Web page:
Yoga

Learn More About Yoga

Yoga

“There is a light that shines beyond all things on earth, beyond us all, beyond the heavens, beyond the highest, the very highest heavens. This is the light that shines in our heart.”

– Chandogya Upaishad

Yoga comes from a wide and deep river of ancient tradition. Its many currents flow from a complex history of spiritual exploration, philosophical reflection, scientific experimentation, and spontaneous creative expression. Arising from the diverse and involving cultures of India, often moored to and conditioned by Hinduism, Buddhism, Jainism, and other religions, the philosophies, teachings, and practices of yoga are as richly varied as the innumerable tributaries of the vastness of yoga in all its manifestations. What we know of the origins and development of yoga comes to us from a variety of sources, including ancient texts, oral transmissions through certain yogic or spiritual lineages, iconography, dances, and songs. While for some yoga students and teachers the history matters little, for others full appreciation of the practice is richer and clearer than informed by a deeper understanding of where it came from.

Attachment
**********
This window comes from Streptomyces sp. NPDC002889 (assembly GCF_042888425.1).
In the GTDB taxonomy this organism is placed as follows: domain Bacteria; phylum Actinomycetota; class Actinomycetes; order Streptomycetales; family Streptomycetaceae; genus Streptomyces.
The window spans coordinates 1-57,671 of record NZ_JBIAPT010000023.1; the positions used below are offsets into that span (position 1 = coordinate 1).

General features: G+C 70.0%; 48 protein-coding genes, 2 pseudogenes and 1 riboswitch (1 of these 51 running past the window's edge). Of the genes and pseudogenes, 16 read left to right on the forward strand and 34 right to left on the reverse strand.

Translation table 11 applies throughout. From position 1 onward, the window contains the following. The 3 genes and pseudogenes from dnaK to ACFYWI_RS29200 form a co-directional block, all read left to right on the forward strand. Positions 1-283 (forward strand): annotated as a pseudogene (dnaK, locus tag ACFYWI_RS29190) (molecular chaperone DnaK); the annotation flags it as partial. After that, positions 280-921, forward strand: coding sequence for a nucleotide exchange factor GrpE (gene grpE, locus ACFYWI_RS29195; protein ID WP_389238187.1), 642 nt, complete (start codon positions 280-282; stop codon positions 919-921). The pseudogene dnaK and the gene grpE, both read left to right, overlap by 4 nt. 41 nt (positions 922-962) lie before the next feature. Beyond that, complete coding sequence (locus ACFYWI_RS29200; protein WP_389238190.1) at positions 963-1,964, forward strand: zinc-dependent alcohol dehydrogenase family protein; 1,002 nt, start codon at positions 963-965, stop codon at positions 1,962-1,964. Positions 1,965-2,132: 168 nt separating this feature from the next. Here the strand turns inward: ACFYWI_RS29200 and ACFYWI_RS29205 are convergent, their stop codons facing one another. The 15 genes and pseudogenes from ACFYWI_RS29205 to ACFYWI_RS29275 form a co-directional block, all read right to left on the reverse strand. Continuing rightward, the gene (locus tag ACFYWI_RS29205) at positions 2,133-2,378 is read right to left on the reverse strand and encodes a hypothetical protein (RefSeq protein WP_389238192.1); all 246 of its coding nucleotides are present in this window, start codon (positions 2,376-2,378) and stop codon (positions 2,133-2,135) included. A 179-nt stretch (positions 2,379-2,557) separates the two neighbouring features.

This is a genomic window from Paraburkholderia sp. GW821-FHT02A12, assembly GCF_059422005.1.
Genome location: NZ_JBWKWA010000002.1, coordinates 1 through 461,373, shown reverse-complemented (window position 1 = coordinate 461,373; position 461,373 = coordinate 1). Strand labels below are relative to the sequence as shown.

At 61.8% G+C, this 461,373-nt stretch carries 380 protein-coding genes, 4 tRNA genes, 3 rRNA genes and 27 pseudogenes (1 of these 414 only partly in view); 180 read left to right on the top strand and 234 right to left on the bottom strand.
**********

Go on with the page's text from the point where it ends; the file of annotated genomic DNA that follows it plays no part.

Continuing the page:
The Vedas